Ryan McHugh is willing to stand by a corner flag as ‘it’s all about winning’
Donegal Under-21 and senior player insists ‘it’s a competitve business’
Ryan McHugh says he would stand by a corner flag to win a game of football. Photograph: Darren Kidd/Inpho
He’s right in the thick of it, and Ryan McHugh sees no justification for the prophecies of doom regarding the current state of gaelic football.
The reigning Young Footballer of the Year is juggling Donegal Under-21 and senior commitments at the moment and will be bidding to end three years of hurt in next week’s EirGrid Ulster Under-21 championship final against Tyrone.
Before that, he’s in Castlebar as Donegal go in search of a league semi-final place on Sunday, the first time the teams have met since the 16-point drubbing Mayo inflicted on them in the 2013 All-Ireland quarter-final.
He certainly didn’t seem burdened by demands or suffocated by negativity at yesterday’s Under 21 launch in Belfast yesterday, smiling: “it is a busy time for me alright, but I wouldn’t swap it for the world.
“There are thousands of footballers who wish they were in my position so I am going to enjoy every minute of it.
“Okay, football is not easy but chatting to Dad (Martin), it wasn’t easy back in his day either. That’s the way gaelic football has gone and I can guarantee you in another two years we’ll be sitting here talking about a completely different game. It changes all the time.
“To be honest I don’t mind what way the game is. I’m fortunate to be playing for Donegal so I’m going to do whatever it takes to help make Donegal a successful team.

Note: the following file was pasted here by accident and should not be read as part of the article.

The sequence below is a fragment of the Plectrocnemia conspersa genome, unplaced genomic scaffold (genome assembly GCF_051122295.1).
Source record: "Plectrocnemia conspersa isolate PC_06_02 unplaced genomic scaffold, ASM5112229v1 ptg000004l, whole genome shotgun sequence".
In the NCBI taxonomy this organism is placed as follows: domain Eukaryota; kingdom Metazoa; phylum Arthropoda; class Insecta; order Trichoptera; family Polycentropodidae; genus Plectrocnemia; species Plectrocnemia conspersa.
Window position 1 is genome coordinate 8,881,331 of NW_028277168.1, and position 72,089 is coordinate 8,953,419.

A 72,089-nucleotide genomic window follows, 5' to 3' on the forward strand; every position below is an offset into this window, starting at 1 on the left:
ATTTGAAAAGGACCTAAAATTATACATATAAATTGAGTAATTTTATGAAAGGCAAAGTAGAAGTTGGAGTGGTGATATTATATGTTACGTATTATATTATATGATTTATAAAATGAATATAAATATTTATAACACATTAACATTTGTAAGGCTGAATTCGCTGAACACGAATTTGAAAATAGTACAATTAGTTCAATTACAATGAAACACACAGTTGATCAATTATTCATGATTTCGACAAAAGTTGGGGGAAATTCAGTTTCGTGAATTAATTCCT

“If that means standing out by a corner flag, so be it. It is a very competitive business and it’s all about winning.”
Winning is something he’s become pretty good at. An Ulster SFC medal, an All-Ireland final appearance and a Young Player of the Year award were all bagged before his 21st birthday, and 2015 has begun with more than a hint of promise.
His injury-time goal against four-in-a-row holders Cavan in last week’s EirGrid Ulster Under-21 quarter-final exacted some revenge over the Breffni county who had beaten Donegal in the previous two Ulster finals.
McHugh is one of five players still in the Under-21 side, along with his cousin Eoin McHugh, Darach O’Connor, Willie Gillespie and Conor Parke, to have lost back-to-back Ulster deciders.
This final also gives Donegal the chance to extend their dominance over Tyrone teams, with McHugh scoring the only goal in the win over the Red Hand senior team in Ballybofey last Sunday.
“We were anticipating a very tough match against Tyrone but everything went right for us and wrong for them,” McHugh admitted.
“That’s what happens in football, when one or two wee things go wrong for you, other things go wrong and you know it’s not your day.
“But it won’t count for anything come the 17th May and the Ulster championship. It will be a completely different Tyrone team coming to Ballybofey that day, and we know that.
“The (Under-21) final definitely will be a tougher battle because this is a very good Tyrone team who won the Ulster minor title three years ago. We won’t be looking back on the hurt from last year, because we know Tyrone will be hardest test we’ve had all year.”